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4102.0 - Australian Social Trends, Mar 2011  
Previous ISSUE Released at 11:30 AM (CANBERRA TIME) 23/03/2011   
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HEALTH SERVICES: USE AND PATIENT EXPERIENCE

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INTRODUCTION

Within Australia, all levels of government provide a range of health services which aim to meet a variety of purposes. Some health services may seek to reduce the onset of disease, while others are concerned with managing ill health.

The majority of Australians utilise health services. Despite the billions of dollars that are spent on health services each year by all levels of government and non-government sources, many people report that they are unable to access the care they require. Improving these health services is one of the objectives of the National Healthcare Agreement. (Endnote 1) Central to achieving this objective is improving primary and community health services by ensuring timely and quality care is available.

This article will consider people’s reported use of selected services, including general practitioners, pathology testing, imaging and medication use, and whether people were able to access appropriate services when they were required.

DATA SOURCE AND DEFINITIONS

This article is mainly based on data from the ABS 2009 Patient Experience Survey, the main findings of which can be found in Health Services: Patient Experiences in Australia, 2009 (cat. no. 4839.0.55.001), and the ABS 2007-08 National Health Survey, the main findings being available in National Health Survey: Summary of Results, 2007-08 (Reissue) (cat. no. 4364.0). The scope of both surveys was for people living in private dwellings. People living in health establishments such as hospitals or nursing homes, or in other non-private dwellings, were not included. People living in very remote areas were also not included.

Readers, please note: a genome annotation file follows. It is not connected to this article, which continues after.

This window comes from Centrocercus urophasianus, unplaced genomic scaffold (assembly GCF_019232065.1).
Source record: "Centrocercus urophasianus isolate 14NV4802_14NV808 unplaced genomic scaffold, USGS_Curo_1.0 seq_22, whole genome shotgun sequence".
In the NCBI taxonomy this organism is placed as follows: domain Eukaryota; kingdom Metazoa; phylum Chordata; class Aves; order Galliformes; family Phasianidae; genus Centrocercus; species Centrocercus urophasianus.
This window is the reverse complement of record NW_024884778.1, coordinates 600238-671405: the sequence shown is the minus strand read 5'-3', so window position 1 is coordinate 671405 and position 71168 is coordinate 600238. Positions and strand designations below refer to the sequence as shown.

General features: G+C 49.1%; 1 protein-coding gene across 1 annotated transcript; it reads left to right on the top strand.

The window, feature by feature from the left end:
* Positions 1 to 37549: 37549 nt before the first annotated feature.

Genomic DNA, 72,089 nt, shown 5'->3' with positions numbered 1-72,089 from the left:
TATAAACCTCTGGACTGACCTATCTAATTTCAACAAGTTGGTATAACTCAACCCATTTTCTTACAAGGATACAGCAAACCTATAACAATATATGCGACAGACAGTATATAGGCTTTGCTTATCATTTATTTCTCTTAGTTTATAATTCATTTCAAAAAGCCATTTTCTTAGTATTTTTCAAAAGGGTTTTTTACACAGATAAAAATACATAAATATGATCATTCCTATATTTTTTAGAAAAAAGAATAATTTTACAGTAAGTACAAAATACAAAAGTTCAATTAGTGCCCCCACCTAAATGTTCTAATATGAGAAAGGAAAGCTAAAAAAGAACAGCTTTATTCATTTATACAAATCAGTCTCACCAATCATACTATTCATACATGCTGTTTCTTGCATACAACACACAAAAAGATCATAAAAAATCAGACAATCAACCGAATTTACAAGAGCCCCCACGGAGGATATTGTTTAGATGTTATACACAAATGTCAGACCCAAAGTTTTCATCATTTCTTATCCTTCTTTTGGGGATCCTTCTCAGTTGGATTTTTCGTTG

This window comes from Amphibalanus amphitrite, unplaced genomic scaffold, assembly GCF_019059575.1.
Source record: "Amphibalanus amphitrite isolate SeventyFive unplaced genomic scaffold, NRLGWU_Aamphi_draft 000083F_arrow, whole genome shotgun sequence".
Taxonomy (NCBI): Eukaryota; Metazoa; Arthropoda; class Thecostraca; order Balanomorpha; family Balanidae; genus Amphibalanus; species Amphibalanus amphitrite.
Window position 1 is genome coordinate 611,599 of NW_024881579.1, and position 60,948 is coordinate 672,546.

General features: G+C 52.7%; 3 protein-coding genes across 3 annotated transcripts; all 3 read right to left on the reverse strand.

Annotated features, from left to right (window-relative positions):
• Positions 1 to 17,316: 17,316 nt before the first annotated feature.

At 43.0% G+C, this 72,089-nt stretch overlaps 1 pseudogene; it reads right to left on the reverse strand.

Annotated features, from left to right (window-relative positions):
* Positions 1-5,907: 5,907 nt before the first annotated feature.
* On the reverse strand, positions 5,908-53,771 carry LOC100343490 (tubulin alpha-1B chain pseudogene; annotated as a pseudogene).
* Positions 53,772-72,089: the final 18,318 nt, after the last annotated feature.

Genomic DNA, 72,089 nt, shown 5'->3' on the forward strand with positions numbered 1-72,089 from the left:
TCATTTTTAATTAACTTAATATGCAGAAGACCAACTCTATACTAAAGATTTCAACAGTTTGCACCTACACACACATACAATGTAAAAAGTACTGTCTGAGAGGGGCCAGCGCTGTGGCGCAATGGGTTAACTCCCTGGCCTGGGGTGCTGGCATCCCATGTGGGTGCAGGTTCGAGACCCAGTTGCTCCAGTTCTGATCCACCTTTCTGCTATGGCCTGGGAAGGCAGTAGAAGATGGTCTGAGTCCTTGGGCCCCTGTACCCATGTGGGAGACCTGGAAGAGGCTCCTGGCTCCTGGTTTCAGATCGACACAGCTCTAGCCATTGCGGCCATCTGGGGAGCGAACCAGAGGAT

After hours care is care that is received after the standard business hours of the health service on a public holiday; or a Sunday; or before 8am or after 1pm on a Saturday; or before 8am or after 8pm on any other day.

A hospital admission is the formal acceptance by a hospital or other inpatient health care facility where the patients generally reside at least overnight.


FUNDING OF HEALTH SERVICES

Health services provided by all levels of government strive to promote, restore and maintain health. (Endnote 2) Such services involve the detection and treatment of illness and injury, as well as health promotion initiatives that aim to raise awareness of health issues and reduce the onset of disease. In 2008-09, the Commonwealth, state, territory and local governments spent $78.6 billion on health goods and services, amounting to 70% of the $112.8 billion spent on health goods and services from all sources. (Endnote 3)

The Commonwealth Government accounts for the largest proportion of expenditure on health goods and services, having funded 43% in 2008-09. (Endnote 3) The largest components funded by the Commonwealth Government were its own programs, including the Medicare Benefits Schedule (MBS) and the Pharmaceutical Benefits Scheme (PBS), which totalled $29.4 billion of the $48.7 billion spent by the Commonwealth Government. (Endnote 3)

State, territory and local governments contribute funding for, and deliver, a range of health care and services including: public hospital services, public health initiatives, community health services, public dental services, mental health programs, aged care, and health policy research and development. (Endnote 2) In 2008-09, state, territory and local government funding of health goods and services cost $29.9 billion, or 27% of total health expenditure. (Endnote 3)